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I think that *something and * something are different.

What does the additional white space do?

occurs here -> void * malloc( size_t number_bytes );

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An asterisk with a space...? You need to be more specific. Where is this occurring? What are you doing in your code? – BoltClock Aug 10 '10 at 19:28
What!? Are you talking about difference between char* someWord and char *someWord (in which case, there is none)? – Justin Niessner Aug 10 '10 at 19:28
It is an indication that you should probably consult a good introductory book on C. – James McNellis Aug 10 '10 at 19:31
This is a newbie question, but to be fair, the "declaration reflects use" convention in C for pointers and dereference operators is quite confusing when you first learn it. I don't think the down votes were justified. – A. Levy Aug 10 '10 at 19:51
up vote 8 down vote accepted
int* foo == int *foo == int * foo == int  *   foo

The whitespace does not make any difference to the compiler.

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this is what I call a true example – Delirium tremens Aug 10 '10 at 19:43
Would the downvoter care to explain? – Justin Ardini Aug 10 '10 at 20:03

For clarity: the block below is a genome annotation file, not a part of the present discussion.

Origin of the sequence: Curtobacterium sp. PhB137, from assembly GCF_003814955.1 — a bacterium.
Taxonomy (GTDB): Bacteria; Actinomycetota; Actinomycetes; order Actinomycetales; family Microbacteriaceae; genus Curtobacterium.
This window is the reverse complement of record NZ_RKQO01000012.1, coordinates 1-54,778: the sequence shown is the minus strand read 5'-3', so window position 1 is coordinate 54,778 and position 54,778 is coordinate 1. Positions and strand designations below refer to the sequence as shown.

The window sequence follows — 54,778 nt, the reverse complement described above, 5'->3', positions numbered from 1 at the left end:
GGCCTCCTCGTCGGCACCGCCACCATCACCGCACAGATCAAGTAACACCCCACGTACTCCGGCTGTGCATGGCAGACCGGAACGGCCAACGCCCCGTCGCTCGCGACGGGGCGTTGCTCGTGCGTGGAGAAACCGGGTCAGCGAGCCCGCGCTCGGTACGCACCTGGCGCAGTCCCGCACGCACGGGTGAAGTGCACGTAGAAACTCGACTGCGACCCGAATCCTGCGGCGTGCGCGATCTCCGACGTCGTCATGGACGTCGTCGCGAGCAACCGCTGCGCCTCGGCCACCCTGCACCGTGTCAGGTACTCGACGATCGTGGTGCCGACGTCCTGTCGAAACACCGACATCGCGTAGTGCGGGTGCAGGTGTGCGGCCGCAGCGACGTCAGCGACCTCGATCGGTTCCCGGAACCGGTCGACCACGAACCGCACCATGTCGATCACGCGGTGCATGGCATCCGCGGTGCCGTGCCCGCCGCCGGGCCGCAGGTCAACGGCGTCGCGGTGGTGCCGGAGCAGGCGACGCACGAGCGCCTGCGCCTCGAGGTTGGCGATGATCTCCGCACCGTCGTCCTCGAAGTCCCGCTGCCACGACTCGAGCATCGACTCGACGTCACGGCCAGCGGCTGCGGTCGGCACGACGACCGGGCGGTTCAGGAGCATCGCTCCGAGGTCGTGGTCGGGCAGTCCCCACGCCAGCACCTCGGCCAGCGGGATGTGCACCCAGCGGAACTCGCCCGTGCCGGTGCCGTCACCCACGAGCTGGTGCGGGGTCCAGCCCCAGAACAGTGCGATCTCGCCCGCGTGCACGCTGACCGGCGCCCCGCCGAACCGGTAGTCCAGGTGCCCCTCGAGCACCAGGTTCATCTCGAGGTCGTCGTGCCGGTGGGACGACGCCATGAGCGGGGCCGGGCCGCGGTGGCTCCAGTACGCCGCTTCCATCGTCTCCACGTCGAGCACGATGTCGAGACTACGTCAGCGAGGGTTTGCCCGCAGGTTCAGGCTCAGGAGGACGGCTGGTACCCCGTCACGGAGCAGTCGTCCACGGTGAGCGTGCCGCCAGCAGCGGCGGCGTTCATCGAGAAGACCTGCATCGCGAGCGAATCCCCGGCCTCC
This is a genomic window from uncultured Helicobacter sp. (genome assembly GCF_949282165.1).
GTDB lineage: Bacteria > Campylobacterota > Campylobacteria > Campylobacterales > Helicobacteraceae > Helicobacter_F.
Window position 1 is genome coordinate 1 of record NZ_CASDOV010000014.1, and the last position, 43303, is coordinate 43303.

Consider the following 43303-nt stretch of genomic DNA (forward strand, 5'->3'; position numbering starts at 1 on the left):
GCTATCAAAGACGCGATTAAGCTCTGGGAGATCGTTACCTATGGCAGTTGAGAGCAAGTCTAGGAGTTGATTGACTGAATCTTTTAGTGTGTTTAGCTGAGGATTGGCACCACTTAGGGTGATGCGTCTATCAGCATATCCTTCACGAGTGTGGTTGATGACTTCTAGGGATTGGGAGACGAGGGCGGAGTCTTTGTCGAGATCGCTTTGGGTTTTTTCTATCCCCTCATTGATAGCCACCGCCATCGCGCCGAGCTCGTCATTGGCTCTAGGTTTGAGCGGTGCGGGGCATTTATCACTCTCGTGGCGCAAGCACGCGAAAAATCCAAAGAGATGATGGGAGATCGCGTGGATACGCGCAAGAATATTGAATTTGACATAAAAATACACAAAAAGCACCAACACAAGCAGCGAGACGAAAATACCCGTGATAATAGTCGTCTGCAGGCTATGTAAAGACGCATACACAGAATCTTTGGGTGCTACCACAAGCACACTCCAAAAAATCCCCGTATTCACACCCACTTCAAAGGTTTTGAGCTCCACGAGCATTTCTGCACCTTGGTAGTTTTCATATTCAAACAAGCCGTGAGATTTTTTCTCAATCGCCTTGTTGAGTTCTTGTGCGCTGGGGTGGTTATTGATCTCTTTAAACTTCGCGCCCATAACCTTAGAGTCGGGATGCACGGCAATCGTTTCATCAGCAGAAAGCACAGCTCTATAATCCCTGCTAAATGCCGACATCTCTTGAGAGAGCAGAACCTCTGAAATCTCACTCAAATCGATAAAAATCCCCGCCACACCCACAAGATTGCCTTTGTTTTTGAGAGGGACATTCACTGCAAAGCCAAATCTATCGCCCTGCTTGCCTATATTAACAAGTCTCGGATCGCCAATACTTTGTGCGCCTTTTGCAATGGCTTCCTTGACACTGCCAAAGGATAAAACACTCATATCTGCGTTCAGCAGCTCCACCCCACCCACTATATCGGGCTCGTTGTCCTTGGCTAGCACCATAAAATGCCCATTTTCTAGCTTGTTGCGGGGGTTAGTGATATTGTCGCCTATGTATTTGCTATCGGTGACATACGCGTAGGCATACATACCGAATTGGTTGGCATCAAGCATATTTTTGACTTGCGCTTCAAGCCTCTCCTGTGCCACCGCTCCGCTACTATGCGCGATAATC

I didn't downvote, but given this is a noob question, you may want to avoid the use of == in that context as it is not valid syntax and could confuse learners. – bstpierre Aug 11 '10 at 2:32

When you use an asterisk to get the value of an address it is called the dereference operator. For example:

int x = *something;

In the example in your question the asterisk has a different meaning because it is part of a type, not part of an expression. It is used to specify that the return type is a pointer (in your specific example, a void pointer).

The extra space does not mean anything and is ignored by the compiler. It is there only to aid readability.

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C ignores extraneous whitespace, so "* " should have the same effect as "*".

If you want more clarification, please post a code example.

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The * operator in a declaration always binds to the declarator; the line

void * malloc (size_t number_bytes);

is parsed as though it had been written

void (*malloc(size_t number_bytes));

It's an accident of C syntax that you can write T *p; or T* p; or even

T             *                     p; 

but all of them are parsed as T (*p); -- the whitespace makes no difference in how the declarations are interpreted.

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The same thing, but with some whitespace added.

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Check out this article on Pointers

Those two lines do the exact same thing.

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In your void * malloc(...) example, void * is the type. malloc returns a pointer to void, which is just a pointer that needs to be cast to a particular type in order to be useful.

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